Through its guise as a psychological thriller, it sheds light on narrative and genre, exploring the cause and effect of the blood relatives of the horror and thriller. American Mary is both a psychological thriller and horror, testifying to the fact these genres are intertwined. Further, it re-imagines a classic tale of literature and film, a feminist retelling of Frankenstein, merging horror through Isabelle’s beautiful and feminine monster, a hybrid of creator and created. It is an horrific tale on one level, but with a black sense of humour and the psychological and physical transformation it is if anything like Peeping Tom a horror in the shell of a psychological thriller. This is not to claim that the film is an introspective exploration of the mind to the degree of Powell’s approach to his protagonist, but the psychological aspects of American Mary provide it with a psychological edge.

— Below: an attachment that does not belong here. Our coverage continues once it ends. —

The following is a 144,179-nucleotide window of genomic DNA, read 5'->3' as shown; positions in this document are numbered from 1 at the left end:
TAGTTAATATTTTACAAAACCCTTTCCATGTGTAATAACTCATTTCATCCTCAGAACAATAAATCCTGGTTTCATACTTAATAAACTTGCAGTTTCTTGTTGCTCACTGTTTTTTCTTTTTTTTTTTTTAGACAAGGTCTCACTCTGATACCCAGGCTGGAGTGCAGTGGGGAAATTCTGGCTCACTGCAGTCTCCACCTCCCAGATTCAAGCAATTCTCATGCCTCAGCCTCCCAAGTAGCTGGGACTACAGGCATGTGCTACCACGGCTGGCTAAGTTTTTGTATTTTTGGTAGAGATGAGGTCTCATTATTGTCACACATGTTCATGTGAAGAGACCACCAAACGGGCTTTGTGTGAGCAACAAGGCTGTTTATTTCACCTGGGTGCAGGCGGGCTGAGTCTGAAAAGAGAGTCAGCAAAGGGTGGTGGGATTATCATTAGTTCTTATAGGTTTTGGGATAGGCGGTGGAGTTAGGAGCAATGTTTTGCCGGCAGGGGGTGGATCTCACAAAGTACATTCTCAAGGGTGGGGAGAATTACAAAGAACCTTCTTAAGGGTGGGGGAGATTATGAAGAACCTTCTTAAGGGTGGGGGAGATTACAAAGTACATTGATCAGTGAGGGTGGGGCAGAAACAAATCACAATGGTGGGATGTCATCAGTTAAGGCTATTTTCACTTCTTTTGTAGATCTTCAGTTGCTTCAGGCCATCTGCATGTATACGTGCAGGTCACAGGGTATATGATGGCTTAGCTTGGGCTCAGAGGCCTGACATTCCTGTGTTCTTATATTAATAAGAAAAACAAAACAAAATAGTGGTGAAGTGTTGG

Speaking with Katherine Isabelle, she responded to my decision to contextualise the film as a horror: “I don’t think American Mary is a horror… I don’t know how to categorise American Mary. I definitely don’t think it’s a horror. I think it’s a psychological thriller, character study, tragedy, kind of funny and there are some bizarre and horrific elements in it; but I wouldn’t call it a horror movie at all.”

Sylvia told me when I asked about how best to define the film: “The funny thing is, that we thought Dead Hooker in a Trunk was a buddy, road trip movie, and this, I thought it was a romantic comedy. Everyone just looked at me and like, “What the fuck is wrong with you?” So, I think it’s always going to be horrific because that’s kinda where it goes, even though we don’t think that we are making one. To me, it was a modern tragedy…”